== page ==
The Australian Terrier is a small-sized terrier breed, named after the country it originated, developed with the purpose of catching vermin and snakes alongside functioning as an efficient watchdog. These sturdily built, high-spirited terriers with a free moving gait have a strong head, brown or black small-sized eyes bearing a keen, intelligent expression, pointed, erect, high set ears, powerful muzzle, and a high set straight tail.
|Coat||Outer coat: harsh, straight; Undercoat: short, soft|
|Color||Blue and tan; sandy; red; black and red; black; blue; black and tan; red and tab; red and black; red and white; blue and black; sable|
|Average lifespan||11 to 15 years|
|Size (How big do they get)||Small|
|Height||10 to 11 inches|
|Weight||15 to 20 pounds|
|Litter size||2 to 6 puppies on an average|
|Behavioral traits||Affectionate, alert, brave, intelligent, spirited|
|Good with children||Yes|
|Barking tendency||Moderately less in comparison to other terrier breeds|
|Shedding (Do they shed)||Low|
|Competitive Registration Qualification/Information||FCI, ANKC, CKC, AKC, NZKC, UKC, KC (UK)|
When the British settlers moved to Australia in the first half of the 19th century, they carried along with them working terriers whose main role was to eradicate rats and mice. They are said to be a direct descendant of an ancient English dog, the Rough coated Terrier, with other breeds like the Dandie Dinmont Terrier, Irish Terrier, Yorkshire Terrier, Cairn Terrier, and Skye Terriers playing an important role in their development. The role of the Aussies was similar to their forefathers as they were assigned the task of controlling snakes and rats often found in the gold mines, waterfront or sheep stations. They were highly adept at their job and an expert said that this dog leapt upon the snake, twisted it and then pounced on it till it was killed. They had a versatile nature as after the completion of the day’s work, they transformed into great companion pets.
Developed in 1820 and initially referred to as the Rough coated terrier, it later came to be known as the Australian Terrier. It is also credited to be the first of the native breeds to gain official recognition in its homeland and the first canine of Australian descent to be acknowledged in other countries. It was shown as a show breed both in Melbourne and Great Britain in 1906. The Kennel Club, American Kennel Club, and United Kennel Club granted it recognition in 1933, 1960 and 1970 respectively.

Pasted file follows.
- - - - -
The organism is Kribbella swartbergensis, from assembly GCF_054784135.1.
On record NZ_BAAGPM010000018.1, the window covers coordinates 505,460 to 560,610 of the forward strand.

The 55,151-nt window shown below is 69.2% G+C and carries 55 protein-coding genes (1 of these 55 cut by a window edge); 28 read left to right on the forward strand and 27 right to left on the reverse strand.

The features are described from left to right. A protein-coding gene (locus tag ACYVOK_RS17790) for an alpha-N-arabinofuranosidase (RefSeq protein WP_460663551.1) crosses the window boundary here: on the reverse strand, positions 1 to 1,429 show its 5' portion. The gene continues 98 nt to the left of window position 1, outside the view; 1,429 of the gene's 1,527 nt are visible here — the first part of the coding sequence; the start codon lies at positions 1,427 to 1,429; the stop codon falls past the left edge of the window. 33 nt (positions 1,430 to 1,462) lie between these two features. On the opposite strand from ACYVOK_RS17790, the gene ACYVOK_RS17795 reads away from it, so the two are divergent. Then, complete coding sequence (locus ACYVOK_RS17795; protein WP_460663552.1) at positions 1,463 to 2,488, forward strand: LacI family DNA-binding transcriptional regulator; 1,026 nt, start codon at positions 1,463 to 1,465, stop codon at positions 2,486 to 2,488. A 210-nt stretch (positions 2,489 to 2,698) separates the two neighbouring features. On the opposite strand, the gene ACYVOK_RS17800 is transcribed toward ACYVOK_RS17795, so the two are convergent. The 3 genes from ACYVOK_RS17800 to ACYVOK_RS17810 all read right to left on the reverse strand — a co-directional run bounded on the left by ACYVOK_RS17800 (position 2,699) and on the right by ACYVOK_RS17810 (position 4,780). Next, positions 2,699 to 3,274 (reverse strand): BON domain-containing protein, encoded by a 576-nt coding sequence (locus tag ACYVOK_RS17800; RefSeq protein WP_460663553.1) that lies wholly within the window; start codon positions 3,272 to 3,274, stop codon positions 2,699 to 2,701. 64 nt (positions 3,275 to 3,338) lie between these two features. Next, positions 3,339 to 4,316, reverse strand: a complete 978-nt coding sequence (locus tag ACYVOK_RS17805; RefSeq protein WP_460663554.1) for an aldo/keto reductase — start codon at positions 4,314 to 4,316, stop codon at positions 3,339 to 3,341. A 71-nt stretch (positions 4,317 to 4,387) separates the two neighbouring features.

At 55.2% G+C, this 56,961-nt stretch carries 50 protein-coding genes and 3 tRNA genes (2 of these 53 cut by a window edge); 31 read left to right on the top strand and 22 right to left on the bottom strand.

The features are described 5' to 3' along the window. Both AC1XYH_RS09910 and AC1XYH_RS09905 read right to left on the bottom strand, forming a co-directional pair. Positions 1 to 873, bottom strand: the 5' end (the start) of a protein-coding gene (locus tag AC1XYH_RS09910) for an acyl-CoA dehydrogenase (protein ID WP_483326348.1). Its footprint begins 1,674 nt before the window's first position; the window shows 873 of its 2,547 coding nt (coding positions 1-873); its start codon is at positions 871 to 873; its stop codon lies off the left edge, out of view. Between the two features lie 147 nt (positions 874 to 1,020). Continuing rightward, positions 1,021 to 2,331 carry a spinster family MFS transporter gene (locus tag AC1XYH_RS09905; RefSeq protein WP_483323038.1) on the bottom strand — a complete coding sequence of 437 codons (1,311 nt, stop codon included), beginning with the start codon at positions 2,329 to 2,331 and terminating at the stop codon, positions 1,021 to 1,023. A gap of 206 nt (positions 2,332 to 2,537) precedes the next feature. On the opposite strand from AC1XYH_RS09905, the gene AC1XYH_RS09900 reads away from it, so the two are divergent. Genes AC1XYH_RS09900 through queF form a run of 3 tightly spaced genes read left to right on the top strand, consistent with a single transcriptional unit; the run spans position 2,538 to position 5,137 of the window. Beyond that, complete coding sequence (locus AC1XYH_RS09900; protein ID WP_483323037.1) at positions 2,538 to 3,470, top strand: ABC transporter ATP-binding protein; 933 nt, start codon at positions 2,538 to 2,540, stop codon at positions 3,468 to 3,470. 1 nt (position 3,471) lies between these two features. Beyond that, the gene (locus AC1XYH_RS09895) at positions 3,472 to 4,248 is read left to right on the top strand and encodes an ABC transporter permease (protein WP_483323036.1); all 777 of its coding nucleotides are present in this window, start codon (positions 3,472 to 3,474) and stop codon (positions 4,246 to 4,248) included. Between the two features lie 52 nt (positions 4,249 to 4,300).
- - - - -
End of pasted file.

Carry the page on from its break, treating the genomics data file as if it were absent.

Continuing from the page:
They are energetic, fun-loving and affectionate, thus being perfect family and companion dog that anyone could ask. Being people-oriented dogs, they always love to be with their near and dear ones and could get bored or destructive if they do not get the desired care and attention.
Since they were also bred to be watchdogs, most of them could display a reserved nature towards strangers, often barking to alert their masters about the presence of an intruder. They love to be around children, though the younger ones should be supervised when they are with these rambunctious terriers. Though they are not aggressive or snappy, most of them could be territorial while interacting with unknown dogs. Moreover, these inborn ratters are great jumpers and would get on to chase rodents or smaller pets or even pounce upon them the moment they see it. Hence, if you have smaller pets or a house rat, keep them away from it or make sure you socialize your Aussie properly to dwell peacefully with all in its household.
Like most other terriers the Aussie can also be stubborn and strong-willed, hence needing to be handled firmly. The Intelligence of Dogs by Stanley Core, rank them 34th which means that their level of intelligence is above average. Hence, they can take to training quickly if groomed properly and efficiently.
Good quality dry dog food of a reputable brand is a must of the Australian Terrier. Besides their regular kibble, a nutritious homemade diet can also be added in measured amounts to their main food.